After struggling earlier in the year with a groin injury, he’s now healthy. He led the NFL in touchdowns in 18.

    “If we don’t stop LT, it is will be a long day,” said Jets cornerback David Barrett.

    One of Tomlinson’s strengths is his amazing acceleration. He’s like a sports car who goes from 0 to 60 in a flash. And once he’s in space, he’s one of the most difficult open-field runners in the league to tackle. The Jets found out in first game when he took a short screen 59 yards.

    350-pound left guard Toniu Fonoti is a force in the running game.

    “Once he gets his hands on you, you are done,” said one scout.

    So a key match-up in this game will be Fonoti against Jets defensive tackle Dewayne Robertson.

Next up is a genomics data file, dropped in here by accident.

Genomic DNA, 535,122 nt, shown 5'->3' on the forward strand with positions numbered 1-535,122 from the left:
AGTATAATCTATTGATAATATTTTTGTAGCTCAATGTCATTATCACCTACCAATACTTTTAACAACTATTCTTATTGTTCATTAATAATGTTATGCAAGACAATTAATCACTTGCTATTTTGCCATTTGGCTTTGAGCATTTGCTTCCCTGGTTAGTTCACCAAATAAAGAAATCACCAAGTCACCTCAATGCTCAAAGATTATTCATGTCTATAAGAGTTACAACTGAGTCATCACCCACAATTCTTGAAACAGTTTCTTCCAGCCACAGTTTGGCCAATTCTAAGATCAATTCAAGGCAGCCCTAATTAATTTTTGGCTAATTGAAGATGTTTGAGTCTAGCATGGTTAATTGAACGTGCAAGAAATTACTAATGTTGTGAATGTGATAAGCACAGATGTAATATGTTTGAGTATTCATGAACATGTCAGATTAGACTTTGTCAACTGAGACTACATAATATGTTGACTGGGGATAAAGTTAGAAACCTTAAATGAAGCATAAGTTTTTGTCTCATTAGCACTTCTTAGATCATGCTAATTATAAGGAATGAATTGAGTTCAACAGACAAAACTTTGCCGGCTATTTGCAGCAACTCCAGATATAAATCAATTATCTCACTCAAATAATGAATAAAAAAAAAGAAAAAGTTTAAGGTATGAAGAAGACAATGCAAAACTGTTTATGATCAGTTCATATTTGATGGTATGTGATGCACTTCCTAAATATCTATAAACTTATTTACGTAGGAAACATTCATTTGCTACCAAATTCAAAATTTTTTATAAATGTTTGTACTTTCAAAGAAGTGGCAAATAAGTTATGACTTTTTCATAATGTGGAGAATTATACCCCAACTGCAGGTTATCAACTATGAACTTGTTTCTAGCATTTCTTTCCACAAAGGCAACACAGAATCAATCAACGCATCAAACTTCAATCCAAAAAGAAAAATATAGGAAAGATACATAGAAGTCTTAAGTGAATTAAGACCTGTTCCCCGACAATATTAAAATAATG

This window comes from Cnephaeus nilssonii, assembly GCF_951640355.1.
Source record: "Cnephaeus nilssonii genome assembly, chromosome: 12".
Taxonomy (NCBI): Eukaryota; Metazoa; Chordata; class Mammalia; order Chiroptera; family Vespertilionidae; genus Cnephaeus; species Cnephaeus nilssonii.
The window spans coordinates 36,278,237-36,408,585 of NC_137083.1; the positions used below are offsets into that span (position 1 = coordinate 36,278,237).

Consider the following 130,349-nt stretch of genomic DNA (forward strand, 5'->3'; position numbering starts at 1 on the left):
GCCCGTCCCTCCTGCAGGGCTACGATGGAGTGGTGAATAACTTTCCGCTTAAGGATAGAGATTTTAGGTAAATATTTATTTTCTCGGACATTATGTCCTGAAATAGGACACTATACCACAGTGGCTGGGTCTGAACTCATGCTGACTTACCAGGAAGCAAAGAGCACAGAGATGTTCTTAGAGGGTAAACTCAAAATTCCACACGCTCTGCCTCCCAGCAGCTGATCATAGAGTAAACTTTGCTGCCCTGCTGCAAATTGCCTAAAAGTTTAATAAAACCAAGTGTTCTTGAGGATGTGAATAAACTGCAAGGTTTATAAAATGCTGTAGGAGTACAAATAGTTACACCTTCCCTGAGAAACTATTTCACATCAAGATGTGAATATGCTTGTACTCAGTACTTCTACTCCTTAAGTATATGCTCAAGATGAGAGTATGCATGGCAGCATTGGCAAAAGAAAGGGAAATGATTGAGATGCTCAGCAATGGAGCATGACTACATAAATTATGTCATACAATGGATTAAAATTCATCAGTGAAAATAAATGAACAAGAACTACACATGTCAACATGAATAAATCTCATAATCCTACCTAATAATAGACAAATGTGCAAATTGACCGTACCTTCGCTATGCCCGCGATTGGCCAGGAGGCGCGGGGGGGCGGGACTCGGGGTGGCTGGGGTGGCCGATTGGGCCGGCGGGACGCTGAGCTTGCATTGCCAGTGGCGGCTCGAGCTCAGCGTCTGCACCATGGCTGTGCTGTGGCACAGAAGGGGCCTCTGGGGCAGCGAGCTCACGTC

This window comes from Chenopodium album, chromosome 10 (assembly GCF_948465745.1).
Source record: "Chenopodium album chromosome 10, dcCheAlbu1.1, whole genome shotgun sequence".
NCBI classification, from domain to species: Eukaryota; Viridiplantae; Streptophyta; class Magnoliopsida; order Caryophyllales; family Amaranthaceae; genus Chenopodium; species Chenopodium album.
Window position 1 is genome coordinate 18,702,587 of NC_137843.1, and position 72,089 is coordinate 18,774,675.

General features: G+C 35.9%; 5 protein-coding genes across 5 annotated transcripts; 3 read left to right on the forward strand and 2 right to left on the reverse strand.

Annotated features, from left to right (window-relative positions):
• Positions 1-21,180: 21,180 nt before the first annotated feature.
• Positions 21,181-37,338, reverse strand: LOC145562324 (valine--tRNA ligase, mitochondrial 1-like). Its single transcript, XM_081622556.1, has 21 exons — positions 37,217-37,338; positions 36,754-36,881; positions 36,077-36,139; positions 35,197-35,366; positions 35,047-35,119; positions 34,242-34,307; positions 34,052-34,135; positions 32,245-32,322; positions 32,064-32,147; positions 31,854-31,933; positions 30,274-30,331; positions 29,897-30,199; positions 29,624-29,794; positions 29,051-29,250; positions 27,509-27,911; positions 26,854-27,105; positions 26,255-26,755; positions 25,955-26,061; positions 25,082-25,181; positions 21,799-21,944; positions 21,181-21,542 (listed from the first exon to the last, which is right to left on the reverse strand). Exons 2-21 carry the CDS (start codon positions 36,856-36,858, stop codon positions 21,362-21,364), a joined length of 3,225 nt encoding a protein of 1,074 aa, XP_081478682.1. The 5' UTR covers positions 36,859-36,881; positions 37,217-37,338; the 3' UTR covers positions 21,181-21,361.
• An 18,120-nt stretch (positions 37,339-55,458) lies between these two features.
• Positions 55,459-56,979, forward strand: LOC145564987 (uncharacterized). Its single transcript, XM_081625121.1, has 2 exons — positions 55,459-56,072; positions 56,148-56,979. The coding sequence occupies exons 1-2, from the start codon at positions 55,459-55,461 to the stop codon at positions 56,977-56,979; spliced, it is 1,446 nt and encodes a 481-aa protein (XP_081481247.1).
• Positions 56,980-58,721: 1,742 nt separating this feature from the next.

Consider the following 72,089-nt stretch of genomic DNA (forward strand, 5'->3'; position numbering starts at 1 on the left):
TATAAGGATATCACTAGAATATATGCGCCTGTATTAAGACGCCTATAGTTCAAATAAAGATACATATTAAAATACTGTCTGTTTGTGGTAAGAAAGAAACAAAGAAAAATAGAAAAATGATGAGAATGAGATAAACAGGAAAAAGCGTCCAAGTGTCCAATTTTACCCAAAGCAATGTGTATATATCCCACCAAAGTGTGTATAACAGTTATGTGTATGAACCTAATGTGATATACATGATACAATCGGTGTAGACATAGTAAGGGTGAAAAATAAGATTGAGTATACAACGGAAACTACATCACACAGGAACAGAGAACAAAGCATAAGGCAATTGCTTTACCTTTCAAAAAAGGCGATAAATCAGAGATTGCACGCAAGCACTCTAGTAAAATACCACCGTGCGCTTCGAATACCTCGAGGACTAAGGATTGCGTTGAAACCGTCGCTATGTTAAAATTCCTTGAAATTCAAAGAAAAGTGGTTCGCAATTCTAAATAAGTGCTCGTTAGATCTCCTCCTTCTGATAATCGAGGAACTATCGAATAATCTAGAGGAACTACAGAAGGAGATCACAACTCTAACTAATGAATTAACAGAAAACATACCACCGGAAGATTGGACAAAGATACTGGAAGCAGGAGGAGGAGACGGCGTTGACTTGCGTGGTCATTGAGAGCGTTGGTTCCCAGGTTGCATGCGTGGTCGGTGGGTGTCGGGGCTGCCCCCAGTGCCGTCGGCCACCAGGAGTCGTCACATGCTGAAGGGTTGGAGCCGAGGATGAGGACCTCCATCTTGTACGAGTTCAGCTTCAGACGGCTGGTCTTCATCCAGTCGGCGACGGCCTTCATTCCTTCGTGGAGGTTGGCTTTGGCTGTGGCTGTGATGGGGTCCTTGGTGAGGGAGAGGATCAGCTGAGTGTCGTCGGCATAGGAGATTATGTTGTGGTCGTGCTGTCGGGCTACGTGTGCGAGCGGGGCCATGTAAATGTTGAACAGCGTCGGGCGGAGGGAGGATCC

Robertson played well in the first matchup. He was second on the team in tackles with five, and caused a Tomlinson fumble in the backfield.

    3) Containing Antonio Gates

    The Jets should be able to handle the Chargers non-descript receiving corps following a rough outing in St. Louis against the “Greatest Show on Turf.”

    Aside from Tomlinson, Gang Green must be aware of the dangerous Gates.
    “I don’t think [the Chargers wide receivers] are the caliber of Tory Holt and Isaac Bruce,” said Barrett.
    Gates emerged this year as the second best tightend in football behind the Kansas City Chiefs' Tony Gonzalez. The former Kent State basketball star led the Chargers in receptions with 81 and also hauled in 13 touchdowns catches.

    “They are going to try to hit him up the seam, and they are going to try to hit him on some double moves,” said Barrett, who bit on a double move last week on a Holt touchdown.